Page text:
Skip to comments.Astronomy Picture of the Day -- Despina, Moon of Neptune
Posted on 01/15/2014 9:11:31 PM PST by SunkenCiv
Explanation: Despina is a tiny moon of Neptune. A mere 148 kilometers across, diminutive Despina was discovered in 1989, in images from the Voyager 2 spacecraft taken during its encounter with the solar system's most distant gas giant planet. But looking through the Voyager 2 data 20 years later, amateur image processor and philosophy professor Ted Stryk discovered something no one had recognized before -- images that show the shadow of Despina in transit across Neptune's blue cloud tops. His composite view of Despina and its shadow is composed of four archival frames taken on August 24, 1989, separated by nine minutes. Despina itself has been artificially brightened to make it easier to see. In ancient Greek mythology, Despina is a daughter of Poseidon, the Roman god Neptune.
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[Credit: NASA, JPL; Processed Image Copyright: Ted Stryk]
That’s a pretty cool one.
It looks like a Star Trek TOS planet.
That’s pretty cool.
Too bad we don’t have a probe that can stop and hang out for a while as opposed to one travelling 14000 MPH past the thing.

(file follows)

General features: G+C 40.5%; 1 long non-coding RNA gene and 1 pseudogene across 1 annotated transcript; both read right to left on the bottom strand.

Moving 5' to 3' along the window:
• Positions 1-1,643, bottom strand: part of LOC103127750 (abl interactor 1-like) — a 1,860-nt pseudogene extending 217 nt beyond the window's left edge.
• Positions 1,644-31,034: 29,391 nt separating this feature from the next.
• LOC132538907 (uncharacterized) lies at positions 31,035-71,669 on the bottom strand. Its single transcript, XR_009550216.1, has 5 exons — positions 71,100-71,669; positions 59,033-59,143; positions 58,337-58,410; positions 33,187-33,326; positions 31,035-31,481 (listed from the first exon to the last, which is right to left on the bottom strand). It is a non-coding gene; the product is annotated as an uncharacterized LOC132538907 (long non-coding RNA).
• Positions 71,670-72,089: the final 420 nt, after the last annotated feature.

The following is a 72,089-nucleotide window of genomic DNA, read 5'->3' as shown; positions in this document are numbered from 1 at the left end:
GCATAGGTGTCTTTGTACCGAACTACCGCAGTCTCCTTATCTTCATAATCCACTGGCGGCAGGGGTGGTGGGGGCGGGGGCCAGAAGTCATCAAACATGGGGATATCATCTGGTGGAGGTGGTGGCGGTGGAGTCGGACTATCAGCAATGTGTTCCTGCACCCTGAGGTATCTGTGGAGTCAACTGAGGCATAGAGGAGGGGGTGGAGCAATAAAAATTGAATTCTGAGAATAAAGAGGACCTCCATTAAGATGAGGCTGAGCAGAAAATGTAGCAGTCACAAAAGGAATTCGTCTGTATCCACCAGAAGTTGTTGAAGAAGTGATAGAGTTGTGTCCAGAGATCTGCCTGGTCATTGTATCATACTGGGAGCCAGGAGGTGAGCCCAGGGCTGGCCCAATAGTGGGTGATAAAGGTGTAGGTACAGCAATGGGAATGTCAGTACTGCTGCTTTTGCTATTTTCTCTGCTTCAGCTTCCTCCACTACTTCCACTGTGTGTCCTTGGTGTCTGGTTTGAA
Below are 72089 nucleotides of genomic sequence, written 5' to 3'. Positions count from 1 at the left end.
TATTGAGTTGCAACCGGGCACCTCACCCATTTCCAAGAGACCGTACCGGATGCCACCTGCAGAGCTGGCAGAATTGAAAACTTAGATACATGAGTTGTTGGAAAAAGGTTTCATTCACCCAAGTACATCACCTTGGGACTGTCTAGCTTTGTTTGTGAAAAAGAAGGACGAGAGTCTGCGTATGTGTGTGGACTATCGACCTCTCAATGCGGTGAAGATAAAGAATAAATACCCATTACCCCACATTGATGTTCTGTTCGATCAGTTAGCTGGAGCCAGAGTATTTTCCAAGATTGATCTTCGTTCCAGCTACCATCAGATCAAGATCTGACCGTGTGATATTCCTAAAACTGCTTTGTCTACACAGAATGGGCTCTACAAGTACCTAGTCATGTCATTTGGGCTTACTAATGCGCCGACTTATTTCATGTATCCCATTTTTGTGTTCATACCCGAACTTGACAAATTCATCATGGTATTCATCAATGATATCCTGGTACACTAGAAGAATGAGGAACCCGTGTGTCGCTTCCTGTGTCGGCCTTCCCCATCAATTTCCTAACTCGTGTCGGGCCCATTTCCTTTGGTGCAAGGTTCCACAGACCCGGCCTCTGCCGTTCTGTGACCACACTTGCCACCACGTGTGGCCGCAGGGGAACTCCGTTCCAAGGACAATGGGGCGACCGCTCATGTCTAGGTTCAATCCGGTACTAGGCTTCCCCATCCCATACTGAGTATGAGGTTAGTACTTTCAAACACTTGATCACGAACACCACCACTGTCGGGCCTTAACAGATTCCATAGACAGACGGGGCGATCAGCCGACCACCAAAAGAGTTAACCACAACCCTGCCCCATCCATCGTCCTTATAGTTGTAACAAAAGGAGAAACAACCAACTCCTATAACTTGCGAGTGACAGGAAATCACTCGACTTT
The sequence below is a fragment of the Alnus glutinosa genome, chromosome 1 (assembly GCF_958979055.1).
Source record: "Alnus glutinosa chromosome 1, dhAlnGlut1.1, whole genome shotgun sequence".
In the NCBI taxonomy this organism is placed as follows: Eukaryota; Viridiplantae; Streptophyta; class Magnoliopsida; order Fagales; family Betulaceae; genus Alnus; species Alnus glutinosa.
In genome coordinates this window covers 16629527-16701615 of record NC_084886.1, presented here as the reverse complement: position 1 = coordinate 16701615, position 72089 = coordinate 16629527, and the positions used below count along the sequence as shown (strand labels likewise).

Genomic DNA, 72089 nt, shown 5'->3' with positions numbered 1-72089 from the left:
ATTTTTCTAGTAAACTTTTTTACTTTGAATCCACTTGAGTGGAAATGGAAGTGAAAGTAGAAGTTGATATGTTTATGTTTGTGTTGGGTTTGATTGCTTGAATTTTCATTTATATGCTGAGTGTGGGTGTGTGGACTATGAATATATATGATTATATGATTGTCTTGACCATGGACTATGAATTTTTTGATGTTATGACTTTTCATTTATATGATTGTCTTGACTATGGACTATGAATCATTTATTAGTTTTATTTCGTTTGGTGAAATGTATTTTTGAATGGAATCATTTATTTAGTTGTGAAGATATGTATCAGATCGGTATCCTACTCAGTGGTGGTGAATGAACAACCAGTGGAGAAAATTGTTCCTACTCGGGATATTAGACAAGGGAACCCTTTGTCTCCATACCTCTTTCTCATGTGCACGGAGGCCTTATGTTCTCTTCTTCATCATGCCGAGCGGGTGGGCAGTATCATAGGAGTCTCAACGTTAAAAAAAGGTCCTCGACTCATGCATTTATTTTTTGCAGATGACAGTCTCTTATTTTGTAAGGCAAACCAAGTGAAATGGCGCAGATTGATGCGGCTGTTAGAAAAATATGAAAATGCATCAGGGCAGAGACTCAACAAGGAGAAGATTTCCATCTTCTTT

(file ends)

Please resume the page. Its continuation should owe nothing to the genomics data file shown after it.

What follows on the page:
What is the one heading to Pluto, New Horizons?
Let me check.......
Yup, From NASA.gov...
In 2006, NASA dispatched an ambassador to the planetary frontier: The New Horizons spacecraft, now more than halfway between Earth and Pluto, is on approach for a dramatic flight past the icy dwarf planet and its moons in July 2015....
I understand the speed these things are traveling at but it’s too bad that after all it took to get there that we cannot or will not put something into orbit around these outer planets.
That one is lovely for it’s understated, laid-back COOLNESS!:-)
Several years ago I had a Voyager photo of Neptune as my wallpaper. It is easily the most beautiful of the planets (in my opinion). And also the most alluring; so cold, so beautiful, so far away.
Reminds me of this girl from my college days.
Serious question: How far away can these explorers get but we are still able to receive the images? They must be sent as radio waves, microwaves, etc. but without repeaters spaced out along the way what is the max range? It just seems hard to believe that something can be billions of miles away and we can still receive a signal from it.
Voyager 1 is 13 light hours away from teh Sun and we are still getting data back.
Me too, but at least “blue” is the appropriate color...